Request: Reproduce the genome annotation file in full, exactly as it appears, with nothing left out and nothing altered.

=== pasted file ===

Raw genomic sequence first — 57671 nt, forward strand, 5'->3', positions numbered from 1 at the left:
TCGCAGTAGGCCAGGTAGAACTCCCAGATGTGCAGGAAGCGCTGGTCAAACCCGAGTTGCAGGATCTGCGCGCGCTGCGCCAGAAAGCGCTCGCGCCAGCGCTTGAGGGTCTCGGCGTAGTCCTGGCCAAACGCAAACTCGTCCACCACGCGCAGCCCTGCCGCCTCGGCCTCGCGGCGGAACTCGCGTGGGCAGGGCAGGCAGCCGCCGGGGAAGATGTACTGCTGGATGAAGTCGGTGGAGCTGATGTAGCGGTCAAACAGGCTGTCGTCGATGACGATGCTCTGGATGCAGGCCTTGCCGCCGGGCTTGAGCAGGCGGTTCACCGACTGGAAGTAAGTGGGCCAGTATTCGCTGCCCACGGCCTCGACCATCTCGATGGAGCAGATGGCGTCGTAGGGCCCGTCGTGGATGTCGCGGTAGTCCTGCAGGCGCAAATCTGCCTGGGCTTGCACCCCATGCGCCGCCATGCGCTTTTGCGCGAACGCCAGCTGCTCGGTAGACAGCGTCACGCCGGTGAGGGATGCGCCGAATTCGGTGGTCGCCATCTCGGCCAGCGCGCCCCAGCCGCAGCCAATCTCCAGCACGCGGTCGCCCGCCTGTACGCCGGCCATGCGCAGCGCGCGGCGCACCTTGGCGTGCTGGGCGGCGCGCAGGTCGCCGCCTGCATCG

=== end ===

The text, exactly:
Raw genomic sequence first — 57671 nt, forward strand, 5'->3', positions numbered from 1 at the left:
TCGCAGTAGGCCAGGTAGAACTCCCAGATGTGCAGGAAGCGCTGGTCAAACCCGAGTTGCAGGATCTGCGCGCGCTGCGCCAGAAAGCGCTCGCGCCAGCGCTTGAGGGTCTCGGCGTAGTCCTGGCCAAACGCAAACTCGTCCACCACGCGCAGCCCTGCCGCCTCGGCCTCGCGGCGGAACTCGCGTGGGCAGGGCAGGCAGCCGCCGGGGAAGATGTACTGCTGGATGAAGTCGGTGGAGCTGATGTAGCGGTCAAACAGGCTGTCGTCGATGACGATGCTCTGGATGCAGGCCTTGCCGCCGGGCTTGAGCAGGCGGTTCACCGACTGGAAGTAAGTGGGCCAGTATTCGCTGCCCACGGCCTCGACCATCTCGATGGAGCAGATGGCGTCGTAGGGCCCGTCGTGGATGTCGCGGTAGTCCTGCAGGCGCAAATCTGCCTGGGCTTGCACCCCATGCGCCGCCATGCGCTTTTGCGCGAACGCCAGCTGCTCGGTAGACAGCGTCACGCCGGTGAGGGATGCGCCGAATTCGGTGGTCGCCATCTCGGCCAGCGCGCCCCAGCCGCAGCCAATCTCCAGCACGCGGTCGCCCGCCTGTACGCCGGCCATGCGCAGCGCGCGGCGCACCTTGGCGTGCTGGGCGGCGCGCAGGTCGCCGCCTGCATCG